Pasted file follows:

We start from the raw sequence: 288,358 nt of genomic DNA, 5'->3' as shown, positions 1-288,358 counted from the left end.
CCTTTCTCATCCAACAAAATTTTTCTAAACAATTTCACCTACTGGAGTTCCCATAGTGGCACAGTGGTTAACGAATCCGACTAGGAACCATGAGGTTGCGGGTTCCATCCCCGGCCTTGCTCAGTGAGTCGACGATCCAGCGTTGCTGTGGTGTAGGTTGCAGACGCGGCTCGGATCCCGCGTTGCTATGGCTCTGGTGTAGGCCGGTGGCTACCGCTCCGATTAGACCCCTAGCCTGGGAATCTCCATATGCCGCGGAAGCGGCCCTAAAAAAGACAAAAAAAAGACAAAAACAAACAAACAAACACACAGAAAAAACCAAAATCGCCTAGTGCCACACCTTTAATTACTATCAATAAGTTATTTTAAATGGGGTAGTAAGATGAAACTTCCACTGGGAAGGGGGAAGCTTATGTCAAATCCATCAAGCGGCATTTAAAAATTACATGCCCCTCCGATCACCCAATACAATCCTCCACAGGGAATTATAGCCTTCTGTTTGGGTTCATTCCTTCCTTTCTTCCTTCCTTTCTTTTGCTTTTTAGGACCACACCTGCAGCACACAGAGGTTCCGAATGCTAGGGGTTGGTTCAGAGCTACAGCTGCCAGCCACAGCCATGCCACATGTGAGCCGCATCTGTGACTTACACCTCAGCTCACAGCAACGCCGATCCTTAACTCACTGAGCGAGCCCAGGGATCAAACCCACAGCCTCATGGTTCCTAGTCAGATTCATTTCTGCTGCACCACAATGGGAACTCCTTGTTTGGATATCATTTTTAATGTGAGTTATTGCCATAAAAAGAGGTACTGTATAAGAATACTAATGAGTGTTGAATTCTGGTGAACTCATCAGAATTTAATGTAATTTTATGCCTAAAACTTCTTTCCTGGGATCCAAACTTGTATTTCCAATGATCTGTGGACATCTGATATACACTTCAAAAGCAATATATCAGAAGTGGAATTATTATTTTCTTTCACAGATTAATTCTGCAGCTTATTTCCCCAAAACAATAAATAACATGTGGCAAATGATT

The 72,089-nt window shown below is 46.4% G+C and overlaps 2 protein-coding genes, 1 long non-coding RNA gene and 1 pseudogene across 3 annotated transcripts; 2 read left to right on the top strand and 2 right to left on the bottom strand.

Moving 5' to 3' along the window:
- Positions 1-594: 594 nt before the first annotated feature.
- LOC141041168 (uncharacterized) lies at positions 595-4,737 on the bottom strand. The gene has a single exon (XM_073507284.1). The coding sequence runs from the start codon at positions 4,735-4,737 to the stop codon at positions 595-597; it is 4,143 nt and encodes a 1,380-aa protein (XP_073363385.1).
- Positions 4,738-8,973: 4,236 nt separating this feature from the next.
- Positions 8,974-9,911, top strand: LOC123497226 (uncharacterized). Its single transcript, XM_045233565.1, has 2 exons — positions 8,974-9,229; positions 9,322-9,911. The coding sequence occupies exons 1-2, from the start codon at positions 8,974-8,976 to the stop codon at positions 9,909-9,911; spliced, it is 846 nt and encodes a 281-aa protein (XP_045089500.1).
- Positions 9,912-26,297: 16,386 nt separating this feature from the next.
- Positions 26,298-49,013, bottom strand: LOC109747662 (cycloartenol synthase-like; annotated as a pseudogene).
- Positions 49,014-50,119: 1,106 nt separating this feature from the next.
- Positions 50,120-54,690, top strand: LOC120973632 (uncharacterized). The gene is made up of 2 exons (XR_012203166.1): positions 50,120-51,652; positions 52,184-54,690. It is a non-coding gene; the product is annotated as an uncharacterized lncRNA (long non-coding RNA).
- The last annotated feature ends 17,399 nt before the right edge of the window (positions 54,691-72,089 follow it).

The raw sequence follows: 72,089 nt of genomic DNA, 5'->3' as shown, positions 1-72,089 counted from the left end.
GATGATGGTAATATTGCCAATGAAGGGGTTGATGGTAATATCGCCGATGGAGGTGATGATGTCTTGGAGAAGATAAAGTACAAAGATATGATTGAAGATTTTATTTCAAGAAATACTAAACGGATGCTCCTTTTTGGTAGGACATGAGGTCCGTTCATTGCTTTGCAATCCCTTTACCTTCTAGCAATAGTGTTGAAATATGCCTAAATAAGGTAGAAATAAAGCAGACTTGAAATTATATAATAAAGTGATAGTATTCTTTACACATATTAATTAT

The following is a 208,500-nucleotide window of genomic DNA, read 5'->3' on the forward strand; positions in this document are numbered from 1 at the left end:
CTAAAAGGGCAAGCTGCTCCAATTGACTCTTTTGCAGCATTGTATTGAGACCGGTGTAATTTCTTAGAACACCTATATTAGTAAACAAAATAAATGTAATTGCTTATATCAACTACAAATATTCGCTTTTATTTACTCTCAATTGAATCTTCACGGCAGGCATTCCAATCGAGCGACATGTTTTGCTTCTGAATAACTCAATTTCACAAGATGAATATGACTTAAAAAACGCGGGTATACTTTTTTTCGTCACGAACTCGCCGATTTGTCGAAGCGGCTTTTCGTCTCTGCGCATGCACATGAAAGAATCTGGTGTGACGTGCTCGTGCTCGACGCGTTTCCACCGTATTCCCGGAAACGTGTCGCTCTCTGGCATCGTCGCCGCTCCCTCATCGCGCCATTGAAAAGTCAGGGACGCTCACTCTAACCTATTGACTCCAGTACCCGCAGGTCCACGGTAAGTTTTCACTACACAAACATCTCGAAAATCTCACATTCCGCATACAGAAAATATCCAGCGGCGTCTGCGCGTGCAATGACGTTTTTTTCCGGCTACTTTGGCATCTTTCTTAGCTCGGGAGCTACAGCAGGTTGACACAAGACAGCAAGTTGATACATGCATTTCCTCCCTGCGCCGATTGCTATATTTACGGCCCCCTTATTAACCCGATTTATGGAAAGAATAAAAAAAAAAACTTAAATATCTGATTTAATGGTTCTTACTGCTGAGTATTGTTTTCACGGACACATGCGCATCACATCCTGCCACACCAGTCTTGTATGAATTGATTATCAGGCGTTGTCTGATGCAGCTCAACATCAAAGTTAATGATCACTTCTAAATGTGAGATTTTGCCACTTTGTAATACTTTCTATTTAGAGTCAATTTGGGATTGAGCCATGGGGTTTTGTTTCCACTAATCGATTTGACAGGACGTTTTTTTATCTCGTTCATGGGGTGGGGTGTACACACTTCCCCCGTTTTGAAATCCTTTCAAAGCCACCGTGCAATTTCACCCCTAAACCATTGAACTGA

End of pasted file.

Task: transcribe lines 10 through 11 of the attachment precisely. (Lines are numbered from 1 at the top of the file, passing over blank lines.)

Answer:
- Positions 26,298-49,013, bottom strand: LOC109747662 (cycloartenol synthase-like; annotated as a pseudogene).
- Positions 49,014-50,119: 1,106 nt separating this feature from the next.